A federal judge ruled Wednesday that the Trump administration must conduct additional environmental review of the Dakota Access Pipeline, handing a limited victory to Native American tribes fighting the administration's decision to move forward with the project.
The judge did not render a decision on whether the pipeline - which has been transporting oil since June 1 - should remain operational while the Army Corps reconsiders the environmental study.
Boasberg ruled that the federal government "substantially complied" with the federal environmental permitting law that governs projects such as Dakota Access, a 1,170-mile $3.8 billion pipeline that can carry up to 570,000 barrels of oil per day.
"The previous administration painstakingly considered the impacts of this pipeline, and President Trump hastily dismissed these careful environmental considerations in favor of political and personal interests", Archambault stated. The protests died off with the clearing of the main encampment in February and the completion of the pipeline.
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"Without any acknowledgment of or attention to the impact of an oil spill on the Tribe's fishing and hunting rights, despite Plaintiff's efforts to flag the issue, the EA - in this limited respect - was inadequate", he wrote.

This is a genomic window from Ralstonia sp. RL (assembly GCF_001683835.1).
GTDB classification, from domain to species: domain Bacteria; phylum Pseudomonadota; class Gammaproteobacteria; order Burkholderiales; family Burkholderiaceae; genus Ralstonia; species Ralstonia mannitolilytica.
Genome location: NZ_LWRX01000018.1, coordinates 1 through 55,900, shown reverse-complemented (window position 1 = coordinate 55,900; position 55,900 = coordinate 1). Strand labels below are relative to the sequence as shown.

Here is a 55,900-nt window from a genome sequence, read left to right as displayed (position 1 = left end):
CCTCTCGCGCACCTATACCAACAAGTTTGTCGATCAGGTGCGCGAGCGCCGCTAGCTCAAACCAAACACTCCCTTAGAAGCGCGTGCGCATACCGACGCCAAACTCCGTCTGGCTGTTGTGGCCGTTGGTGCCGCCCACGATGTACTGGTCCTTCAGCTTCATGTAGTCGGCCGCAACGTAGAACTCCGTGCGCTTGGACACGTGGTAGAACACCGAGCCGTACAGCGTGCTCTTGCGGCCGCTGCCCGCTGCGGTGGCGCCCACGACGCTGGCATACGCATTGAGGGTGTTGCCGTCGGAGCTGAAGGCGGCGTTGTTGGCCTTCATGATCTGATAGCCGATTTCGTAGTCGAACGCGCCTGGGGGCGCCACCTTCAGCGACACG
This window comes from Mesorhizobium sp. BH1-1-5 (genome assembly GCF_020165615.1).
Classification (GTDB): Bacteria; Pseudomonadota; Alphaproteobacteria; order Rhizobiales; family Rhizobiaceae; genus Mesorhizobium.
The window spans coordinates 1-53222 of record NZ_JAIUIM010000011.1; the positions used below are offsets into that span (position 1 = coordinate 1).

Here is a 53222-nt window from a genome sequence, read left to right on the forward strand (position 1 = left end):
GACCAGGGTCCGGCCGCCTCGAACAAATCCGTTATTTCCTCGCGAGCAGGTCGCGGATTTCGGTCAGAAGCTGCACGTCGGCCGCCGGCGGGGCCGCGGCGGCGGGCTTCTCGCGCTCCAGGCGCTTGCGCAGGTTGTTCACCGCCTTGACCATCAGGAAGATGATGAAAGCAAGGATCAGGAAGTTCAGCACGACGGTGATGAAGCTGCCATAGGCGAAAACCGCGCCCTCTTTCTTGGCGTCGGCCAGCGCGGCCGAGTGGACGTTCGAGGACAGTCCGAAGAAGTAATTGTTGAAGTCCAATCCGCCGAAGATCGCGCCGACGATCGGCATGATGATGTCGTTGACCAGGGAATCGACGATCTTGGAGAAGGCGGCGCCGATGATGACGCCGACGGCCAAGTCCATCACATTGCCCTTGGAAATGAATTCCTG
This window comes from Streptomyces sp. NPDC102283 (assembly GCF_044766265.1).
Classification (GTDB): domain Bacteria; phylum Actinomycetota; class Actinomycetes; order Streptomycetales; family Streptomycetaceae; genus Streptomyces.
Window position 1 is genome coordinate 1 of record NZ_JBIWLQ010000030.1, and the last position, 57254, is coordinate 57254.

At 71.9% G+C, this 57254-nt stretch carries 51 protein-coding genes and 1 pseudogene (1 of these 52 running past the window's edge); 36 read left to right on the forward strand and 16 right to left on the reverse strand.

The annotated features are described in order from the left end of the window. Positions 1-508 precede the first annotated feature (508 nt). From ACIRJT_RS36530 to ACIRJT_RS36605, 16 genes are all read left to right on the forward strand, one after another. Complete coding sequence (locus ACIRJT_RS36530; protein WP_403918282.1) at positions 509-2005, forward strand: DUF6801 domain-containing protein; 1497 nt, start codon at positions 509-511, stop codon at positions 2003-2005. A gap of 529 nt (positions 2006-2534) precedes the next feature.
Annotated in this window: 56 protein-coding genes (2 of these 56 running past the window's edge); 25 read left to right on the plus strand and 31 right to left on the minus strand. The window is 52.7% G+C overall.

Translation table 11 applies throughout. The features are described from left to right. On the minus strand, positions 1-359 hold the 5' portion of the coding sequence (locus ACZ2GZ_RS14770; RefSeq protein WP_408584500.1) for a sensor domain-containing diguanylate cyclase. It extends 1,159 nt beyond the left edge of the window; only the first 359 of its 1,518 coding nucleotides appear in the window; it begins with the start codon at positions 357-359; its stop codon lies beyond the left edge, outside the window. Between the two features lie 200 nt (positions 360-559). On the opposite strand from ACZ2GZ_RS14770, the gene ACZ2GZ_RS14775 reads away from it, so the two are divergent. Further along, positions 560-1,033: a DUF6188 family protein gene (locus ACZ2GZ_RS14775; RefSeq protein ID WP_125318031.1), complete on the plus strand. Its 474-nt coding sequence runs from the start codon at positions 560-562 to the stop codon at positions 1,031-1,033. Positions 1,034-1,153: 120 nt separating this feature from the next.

"The Dakota Access Pipeline remains one of the safest - if not the safest - pipeline ever constructed". The tribes and pipeline owner Energy Transfer Partners are ordered to appear in court next week to decide next legal steps, and the tribes are expected to argue for a full shutdown of pipeline operations. Hollywood celebrities including Mark Ruffalo and Leonardo DiCaprio flocked to the Standing Rock reservation to lend support.
"While we wish the flow of oil would be stopped until the hearings are completed, we trust that through prayer and continued vigilance we will stop the flow of oil and make Energy Transfer Partners and this administration keep fossil fuels in the ground", Braun added. "Instead, it simply reasoned that adherence to Dakota Access's response plan 'would minimize potential impacts on aquatic wildlife, '" the ruling continued. Five days after his inauguration, President Trump reversed that decision and construction on the pipeline soon resumed. As preparations for service began, the pipeline and a feeder line leaked more than 100 gallons of oil in western North Dakota in separate incidents in March, and the Dakota Access line leaked 84 gallons of oil in northern South Dakota in April.
Media quoted the legal representative of the plaintiffs as saying that they will demand the suspension of the pipeline while the Army Corps reviews its assessment. The tribe will also present its arguments, including a request to shut down the pipeline immediately.